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Covid clusters delay hopes for Asian tourism recovery

The New Year hasn’t brought the relief that had been hoped for Asia’s devastated tourism industry, with new outbreaks of Covid-19 across the region dampening expectations for an early opening of borders.

New Zealand Prime Minister on Tuesday announced she would press ahead with a travel bubble with Australia and the Pacific Islands, but that international travel to other destinations is highly unlikely in 2021 due to the risk of contagion.

By Wednesday, even that was in doubt illustrating how fast the situation can change. Australia will make a decision on Thursday on whether to reinstate the bubble arrangement, which allows travel without quarantine, after two more new cases were discovered in New Zealand. All the cases have been linked to people who recently left quarantine facilities, but it’s still unclear how they were infected.

Elsewhere, encouraging signs of a recovery in Macau in early January have disappointed with analysts noting a significant decline in gambling revenue in the past week. Renewed clusters across China have led to isolated tightening of restrictions across the country and cancellations to Macau are being reported.

Beijing is also urging its citizens to stay at home over the key New Year holiday that falls on Feb. 12 due to fears of returning families taking infection back to their villages, which don’t have adequate facilities to track and trace.

Just three weeks ago, Cambodia was eager to see an ASEAN travel bubble established that would help to kick start travel in the region.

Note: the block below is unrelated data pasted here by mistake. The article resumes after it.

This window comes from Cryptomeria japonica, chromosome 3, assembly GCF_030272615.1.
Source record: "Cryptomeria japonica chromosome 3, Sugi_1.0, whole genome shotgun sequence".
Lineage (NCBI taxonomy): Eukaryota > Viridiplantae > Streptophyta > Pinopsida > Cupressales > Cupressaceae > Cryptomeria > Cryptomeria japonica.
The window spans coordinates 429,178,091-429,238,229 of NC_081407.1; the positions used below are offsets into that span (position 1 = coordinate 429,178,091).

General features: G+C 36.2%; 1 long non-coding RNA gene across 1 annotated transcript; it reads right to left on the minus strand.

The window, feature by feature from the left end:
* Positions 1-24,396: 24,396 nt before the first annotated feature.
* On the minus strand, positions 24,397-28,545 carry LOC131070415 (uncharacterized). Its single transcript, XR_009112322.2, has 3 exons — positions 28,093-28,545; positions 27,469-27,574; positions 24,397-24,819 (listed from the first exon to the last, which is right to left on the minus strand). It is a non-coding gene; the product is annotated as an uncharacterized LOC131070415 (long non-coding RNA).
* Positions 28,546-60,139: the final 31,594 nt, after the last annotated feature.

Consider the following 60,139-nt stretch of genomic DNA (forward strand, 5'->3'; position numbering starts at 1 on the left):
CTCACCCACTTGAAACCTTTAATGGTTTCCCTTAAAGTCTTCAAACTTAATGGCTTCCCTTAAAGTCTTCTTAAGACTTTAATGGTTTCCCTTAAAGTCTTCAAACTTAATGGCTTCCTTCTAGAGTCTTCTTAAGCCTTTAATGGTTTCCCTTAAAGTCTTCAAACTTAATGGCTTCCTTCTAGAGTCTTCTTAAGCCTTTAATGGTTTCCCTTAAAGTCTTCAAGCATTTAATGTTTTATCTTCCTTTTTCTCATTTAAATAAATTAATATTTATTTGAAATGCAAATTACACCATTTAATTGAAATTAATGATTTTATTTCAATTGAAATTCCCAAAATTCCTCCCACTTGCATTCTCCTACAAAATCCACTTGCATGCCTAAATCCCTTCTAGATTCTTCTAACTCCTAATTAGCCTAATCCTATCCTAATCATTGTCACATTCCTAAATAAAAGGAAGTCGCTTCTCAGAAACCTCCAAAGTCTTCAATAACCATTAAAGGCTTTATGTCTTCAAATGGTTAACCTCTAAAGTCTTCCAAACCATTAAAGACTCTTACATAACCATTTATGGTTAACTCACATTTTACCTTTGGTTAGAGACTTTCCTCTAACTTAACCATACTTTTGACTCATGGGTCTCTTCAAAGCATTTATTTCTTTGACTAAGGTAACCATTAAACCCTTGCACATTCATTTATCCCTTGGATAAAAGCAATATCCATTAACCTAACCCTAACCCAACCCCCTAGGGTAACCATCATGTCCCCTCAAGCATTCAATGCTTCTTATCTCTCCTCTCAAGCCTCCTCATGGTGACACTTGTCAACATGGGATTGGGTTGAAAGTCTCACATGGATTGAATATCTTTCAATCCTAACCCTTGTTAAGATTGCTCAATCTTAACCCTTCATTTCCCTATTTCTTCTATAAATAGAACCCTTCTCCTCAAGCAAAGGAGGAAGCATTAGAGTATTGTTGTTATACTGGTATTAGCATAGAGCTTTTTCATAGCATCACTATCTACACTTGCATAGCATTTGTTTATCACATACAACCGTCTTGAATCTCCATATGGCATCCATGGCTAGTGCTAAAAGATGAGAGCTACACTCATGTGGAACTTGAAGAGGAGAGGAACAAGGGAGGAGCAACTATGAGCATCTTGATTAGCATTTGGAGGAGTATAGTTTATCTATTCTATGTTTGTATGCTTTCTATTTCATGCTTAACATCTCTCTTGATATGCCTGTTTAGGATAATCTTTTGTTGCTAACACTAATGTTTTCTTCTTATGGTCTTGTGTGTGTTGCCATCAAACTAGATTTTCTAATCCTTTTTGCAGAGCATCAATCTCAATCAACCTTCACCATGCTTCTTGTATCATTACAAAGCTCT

“This is a strategic plan and a policy of the Ministry of Tourism – we are studying the possibility of forming a travel bubble with ASEAN countries, and those in ASEAN Plus Three, which also includes Japan, South Korea and China,” Ministry of Tourism spokesman Top Sopheak told The Phnom Penh Post earlier this month.

Since then, much of Malaysia has been put into lockdown until Feb. 4th at least, forcing the closure of Genting Malaysia’s Resorts World Genting.

Thailand recorded its highest one-day total of cases on Tuesday at 959, with many of the most recent outbreaks in the country blamed on illegal gambling dens. According to the Financial Times, two of the country’s leading hotel groups are pushing the government to allow quarantine-free travel to those who have completed an official vaccination program. 

Elsewhere, a travel bubble between Singapore and Hong Kong remains on hold due to the ongoing Covid-19 outbreaks in the latter. 

Vietnam continues to be one of the stars in the region, with no community cases reported for 56 consecutive days, although two imported cases were discovered on Tuesday. 

As a result, the recovery looks once again to be delayed. The Pacific Asia Travel Association (PATA) last week released visitor forecasts for the period 2021 to 2023, and said that the outlook for growth remains “fragile and uneven,” with three main scenarios.

Under a mild scenario, the Asia Pacific region in 2023 is likely to still have around 4 percent fewer arrivals compared to 2019. The medium scenario suggests that foreign visitor numbers in 2023 could be only three-quarters of the 2019 volume, while under the severe scenario, that proportion is predicted to reach less than half of the 2019 volume of international arrivals.

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